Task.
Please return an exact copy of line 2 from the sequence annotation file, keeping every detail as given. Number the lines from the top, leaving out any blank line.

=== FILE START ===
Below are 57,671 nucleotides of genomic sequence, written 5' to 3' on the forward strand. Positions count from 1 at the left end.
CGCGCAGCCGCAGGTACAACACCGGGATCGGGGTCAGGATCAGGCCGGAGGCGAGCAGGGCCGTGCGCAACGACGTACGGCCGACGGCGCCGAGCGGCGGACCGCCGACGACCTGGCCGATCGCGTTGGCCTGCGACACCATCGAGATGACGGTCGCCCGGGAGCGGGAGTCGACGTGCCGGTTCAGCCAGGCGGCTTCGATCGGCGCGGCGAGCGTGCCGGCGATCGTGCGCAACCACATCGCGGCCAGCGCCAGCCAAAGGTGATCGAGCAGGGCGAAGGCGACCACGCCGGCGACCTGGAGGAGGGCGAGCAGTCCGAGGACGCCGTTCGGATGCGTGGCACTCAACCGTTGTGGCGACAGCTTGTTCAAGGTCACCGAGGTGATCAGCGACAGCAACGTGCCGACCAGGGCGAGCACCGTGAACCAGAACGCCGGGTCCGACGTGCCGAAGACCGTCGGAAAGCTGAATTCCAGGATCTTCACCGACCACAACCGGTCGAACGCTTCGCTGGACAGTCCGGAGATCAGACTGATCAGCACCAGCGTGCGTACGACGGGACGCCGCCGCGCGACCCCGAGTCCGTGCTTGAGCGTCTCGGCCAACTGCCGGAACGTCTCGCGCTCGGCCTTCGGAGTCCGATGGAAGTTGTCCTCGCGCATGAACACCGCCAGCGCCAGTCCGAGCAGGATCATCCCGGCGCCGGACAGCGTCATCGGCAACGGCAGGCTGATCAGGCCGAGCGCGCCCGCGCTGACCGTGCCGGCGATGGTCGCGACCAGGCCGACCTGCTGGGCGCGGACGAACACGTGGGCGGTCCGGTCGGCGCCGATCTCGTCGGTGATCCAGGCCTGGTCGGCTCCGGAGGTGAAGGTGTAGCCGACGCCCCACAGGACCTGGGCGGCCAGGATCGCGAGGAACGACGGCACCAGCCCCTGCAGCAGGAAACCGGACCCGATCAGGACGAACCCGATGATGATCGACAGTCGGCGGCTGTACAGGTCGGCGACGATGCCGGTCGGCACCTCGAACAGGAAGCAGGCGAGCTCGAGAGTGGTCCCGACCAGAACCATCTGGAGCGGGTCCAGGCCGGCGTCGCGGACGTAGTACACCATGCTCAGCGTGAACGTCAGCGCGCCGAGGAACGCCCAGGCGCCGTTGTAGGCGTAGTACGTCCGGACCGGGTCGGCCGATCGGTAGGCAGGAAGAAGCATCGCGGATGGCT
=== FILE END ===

CGCGCAGCCGCAGGTACAACACCGGGATCGGGGTCAGGATCAGGCCGGAGGCGAGCAGGGCCGTGCGCAACGACGTACGGCCGACGGCGCCGAGCGGCGGACCGCCGACGACCTGGCCGATCGCGTTGGCCTGCGACACCATCGAGATGACGGTCGCCCGGGAGCGGGAGTCGACGTGCCGGTTCAGCCAGGCGGCTTCGATCGGCGCGGCGAGCGTGCCGGCGATCGTGCGCAACCACATCGCGGCCAGCGCCAGCCAAAGGTGATCGAGCAGGGCGAAGGCGACCACGCCGGCGACCTGGAGGAGGGCGAGCAGTCCGAGGACGCCGTTCGGATGCGTGGCACTCAACCGTTGTGGCGACAGCTTGTTCAAGGTCACCGAGGTGATCAGCGACAGCAACGTGCCGACCAGGGCGAGCACCGTGAACCAGAACGCCGGGTCCGACGTGCCGAAGACCGTCGGAAAGCTGAATTCCAGGATCTTCACCGACCACAACCGGTCGAACGCTTCGCTGGACAGTCCGGAGATCAGACTGATCAGCACCAGCGTGCGTACGACGGGACGCCGCCGCGCGACCCCGAGTCCGTGCTTGAGCGTCTCGGCCAACTGCCGGAACGTCTCGCGCTCGGCCTTCGGAGTCCGATGGAAGTTGTCCTCGCGCATGAACACCGCCAGCGCCAGTCCGAGCAGGATCATCCCGGCGCCGGACAGCGTCATCGGCAACGGCAGGCTGATCAGGCCGAGCGCGCCCGCGCTGACCGTGCCGGCGATGGTCGCGACCAGGCCGACCTGCTGGGCGCGGACGAACACGTGGGCGGTCCGGTCGGCGCCGATCTCGTCGGTGATCCAGGCCTGGTCGGCTCCGGAGGTGAAGGTGTAGCCGACGCCCCACAGGACCTGGGCGGCCAGGATCGCGAGGAACGACGGCACCAGCCCCTGCAGCAGGAAACCGGACCCGATCAGGACGAACCCGATGATGATCGACAGTCGGCGGCTGTACAGGTCGGCGACGATGCCGGTCGGCACCTCGAACAGGAAGCAGGCGAGCTCGAGAGTGGTCCCGACCAGAACCATCTGGAGCGGGTCCAGGCCGGCGTCGCGGACGTAGTACACCATGCTCAGCGTGAACGTCAGCGCGCCGAGGAACGCCCAGGCGCCGTTGTAGGCGTAGTACGTCCGGACCGGGTCGGCCGATCGGTAGGCAGGAAGAAGCATCGCGGATGGCT